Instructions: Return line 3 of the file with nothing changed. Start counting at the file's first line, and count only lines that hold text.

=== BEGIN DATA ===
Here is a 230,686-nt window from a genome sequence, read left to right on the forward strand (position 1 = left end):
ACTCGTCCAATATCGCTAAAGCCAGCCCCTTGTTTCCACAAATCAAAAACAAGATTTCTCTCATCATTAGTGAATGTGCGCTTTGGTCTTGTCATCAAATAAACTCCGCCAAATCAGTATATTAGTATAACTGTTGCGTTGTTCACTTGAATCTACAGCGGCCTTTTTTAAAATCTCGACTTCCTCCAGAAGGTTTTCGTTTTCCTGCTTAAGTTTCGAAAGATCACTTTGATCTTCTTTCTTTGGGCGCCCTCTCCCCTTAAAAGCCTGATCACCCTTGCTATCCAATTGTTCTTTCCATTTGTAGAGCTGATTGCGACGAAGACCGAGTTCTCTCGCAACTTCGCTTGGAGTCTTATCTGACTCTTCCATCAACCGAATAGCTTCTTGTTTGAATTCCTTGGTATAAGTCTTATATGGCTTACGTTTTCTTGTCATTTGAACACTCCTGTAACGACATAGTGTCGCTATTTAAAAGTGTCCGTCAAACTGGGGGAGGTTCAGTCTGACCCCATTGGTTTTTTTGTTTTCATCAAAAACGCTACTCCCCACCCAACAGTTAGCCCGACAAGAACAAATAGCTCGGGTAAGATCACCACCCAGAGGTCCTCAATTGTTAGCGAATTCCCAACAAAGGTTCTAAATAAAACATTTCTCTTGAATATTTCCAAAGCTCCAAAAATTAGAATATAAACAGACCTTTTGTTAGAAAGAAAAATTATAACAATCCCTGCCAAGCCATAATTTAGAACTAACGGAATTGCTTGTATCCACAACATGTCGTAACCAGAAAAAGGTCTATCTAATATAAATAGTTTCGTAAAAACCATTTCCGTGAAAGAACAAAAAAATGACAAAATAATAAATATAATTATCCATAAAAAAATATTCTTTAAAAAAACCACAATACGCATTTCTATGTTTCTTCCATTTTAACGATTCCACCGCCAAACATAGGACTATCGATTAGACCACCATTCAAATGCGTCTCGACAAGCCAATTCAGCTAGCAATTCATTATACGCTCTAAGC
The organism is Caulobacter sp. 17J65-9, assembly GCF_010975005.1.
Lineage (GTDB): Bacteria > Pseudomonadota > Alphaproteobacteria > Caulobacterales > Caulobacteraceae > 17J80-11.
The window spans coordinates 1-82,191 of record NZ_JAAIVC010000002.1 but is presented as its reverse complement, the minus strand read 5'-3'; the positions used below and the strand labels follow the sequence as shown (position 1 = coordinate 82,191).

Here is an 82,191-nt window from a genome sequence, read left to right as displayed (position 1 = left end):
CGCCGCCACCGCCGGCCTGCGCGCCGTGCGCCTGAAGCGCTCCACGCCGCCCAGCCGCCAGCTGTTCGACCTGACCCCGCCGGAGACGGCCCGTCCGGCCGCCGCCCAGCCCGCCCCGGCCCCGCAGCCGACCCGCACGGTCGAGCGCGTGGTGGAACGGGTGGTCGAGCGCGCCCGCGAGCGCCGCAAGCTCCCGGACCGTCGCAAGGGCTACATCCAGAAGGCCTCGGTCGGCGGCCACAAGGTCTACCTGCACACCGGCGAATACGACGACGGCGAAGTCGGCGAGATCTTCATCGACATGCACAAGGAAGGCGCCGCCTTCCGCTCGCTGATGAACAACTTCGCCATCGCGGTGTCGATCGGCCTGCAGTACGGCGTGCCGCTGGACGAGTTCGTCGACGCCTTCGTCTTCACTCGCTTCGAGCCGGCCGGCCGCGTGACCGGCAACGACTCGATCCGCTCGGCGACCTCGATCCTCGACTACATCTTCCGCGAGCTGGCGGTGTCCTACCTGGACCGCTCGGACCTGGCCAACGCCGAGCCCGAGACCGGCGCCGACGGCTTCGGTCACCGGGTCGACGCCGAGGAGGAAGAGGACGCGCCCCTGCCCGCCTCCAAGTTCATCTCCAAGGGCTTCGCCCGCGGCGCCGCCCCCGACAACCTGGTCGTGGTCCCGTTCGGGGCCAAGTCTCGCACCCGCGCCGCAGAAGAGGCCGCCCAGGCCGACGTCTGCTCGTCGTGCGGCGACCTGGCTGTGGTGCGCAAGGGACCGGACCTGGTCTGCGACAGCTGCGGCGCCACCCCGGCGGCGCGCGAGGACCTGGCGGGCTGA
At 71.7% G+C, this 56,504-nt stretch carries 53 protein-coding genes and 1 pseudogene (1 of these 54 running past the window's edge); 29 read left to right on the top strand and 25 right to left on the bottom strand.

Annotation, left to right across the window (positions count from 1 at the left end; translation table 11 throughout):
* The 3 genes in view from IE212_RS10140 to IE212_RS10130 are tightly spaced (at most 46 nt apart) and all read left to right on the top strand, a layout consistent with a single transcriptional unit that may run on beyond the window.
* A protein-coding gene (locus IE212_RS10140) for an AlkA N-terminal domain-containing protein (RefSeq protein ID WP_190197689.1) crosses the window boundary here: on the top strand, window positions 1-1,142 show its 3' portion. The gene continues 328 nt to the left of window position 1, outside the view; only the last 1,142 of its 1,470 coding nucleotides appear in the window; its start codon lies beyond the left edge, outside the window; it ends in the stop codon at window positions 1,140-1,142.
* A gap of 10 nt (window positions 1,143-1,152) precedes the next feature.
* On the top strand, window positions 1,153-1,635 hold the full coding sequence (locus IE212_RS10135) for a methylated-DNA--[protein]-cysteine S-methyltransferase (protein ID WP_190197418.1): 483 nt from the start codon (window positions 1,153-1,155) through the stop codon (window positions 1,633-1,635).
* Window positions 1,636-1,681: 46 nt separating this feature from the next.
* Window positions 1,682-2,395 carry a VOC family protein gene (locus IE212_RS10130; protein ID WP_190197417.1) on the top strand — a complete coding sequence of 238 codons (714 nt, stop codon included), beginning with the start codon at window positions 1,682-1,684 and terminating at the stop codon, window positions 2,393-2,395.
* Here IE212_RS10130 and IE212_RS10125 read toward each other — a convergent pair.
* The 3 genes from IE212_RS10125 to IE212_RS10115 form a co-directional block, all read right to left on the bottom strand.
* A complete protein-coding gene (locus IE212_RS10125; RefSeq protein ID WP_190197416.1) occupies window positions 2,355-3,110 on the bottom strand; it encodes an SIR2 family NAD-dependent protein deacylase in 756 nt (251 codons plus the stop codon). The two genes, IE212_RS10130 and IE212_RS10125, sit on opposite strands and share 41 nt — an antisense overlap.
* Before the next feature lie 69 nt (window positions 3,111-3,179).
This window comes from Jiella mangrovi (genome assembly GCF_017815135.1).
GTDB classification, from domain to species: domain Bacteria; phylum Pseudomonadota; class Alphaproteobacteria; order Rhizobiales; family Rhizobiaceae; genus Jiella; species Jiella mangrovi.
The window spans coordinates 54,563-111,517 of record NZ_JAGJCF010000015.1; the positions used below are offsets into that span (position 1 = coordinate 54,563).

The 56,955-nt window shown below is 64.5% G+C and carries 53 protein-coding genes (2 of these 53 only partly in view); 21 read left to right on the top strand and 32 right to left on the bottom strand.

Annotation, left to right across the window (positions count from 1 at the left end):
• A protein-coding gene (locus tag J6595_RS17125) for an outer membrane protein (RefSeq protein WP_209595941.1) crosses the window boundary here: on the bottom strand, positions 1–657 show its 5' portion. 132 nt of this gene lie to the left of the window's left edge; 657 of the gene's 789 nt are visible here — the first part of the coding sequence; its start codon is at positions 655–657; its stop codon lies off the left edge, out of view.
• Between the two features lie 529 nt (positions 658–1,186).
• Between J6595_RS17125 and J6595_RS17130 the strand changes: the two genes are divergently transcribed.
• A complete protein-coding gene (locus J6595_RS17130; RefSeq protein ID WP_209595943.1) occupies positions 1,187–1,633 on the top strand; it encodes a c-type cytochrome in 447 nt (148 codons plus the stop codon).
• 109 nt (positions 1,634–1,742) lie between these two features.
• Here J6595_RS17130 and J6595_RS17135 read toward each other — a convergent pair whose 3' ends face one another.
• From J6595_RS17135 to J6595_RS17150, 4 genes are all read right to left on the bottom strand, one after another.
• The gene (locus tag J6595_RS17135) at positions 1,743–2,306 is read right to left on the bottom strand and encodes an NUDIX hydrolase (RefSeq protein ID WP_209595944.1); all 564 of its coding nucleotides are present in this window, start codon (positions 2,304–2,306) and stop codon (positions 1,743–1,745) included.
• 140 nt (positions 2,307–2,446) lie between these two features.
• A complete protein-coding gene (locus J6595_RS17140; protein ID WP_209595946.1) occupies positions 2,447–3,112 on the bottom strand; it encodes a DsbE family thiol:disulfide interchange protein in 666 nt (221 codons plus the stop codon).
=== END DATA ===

The organism is Caulobacter sp. 17J65-9, assembly GCF_010975005.1.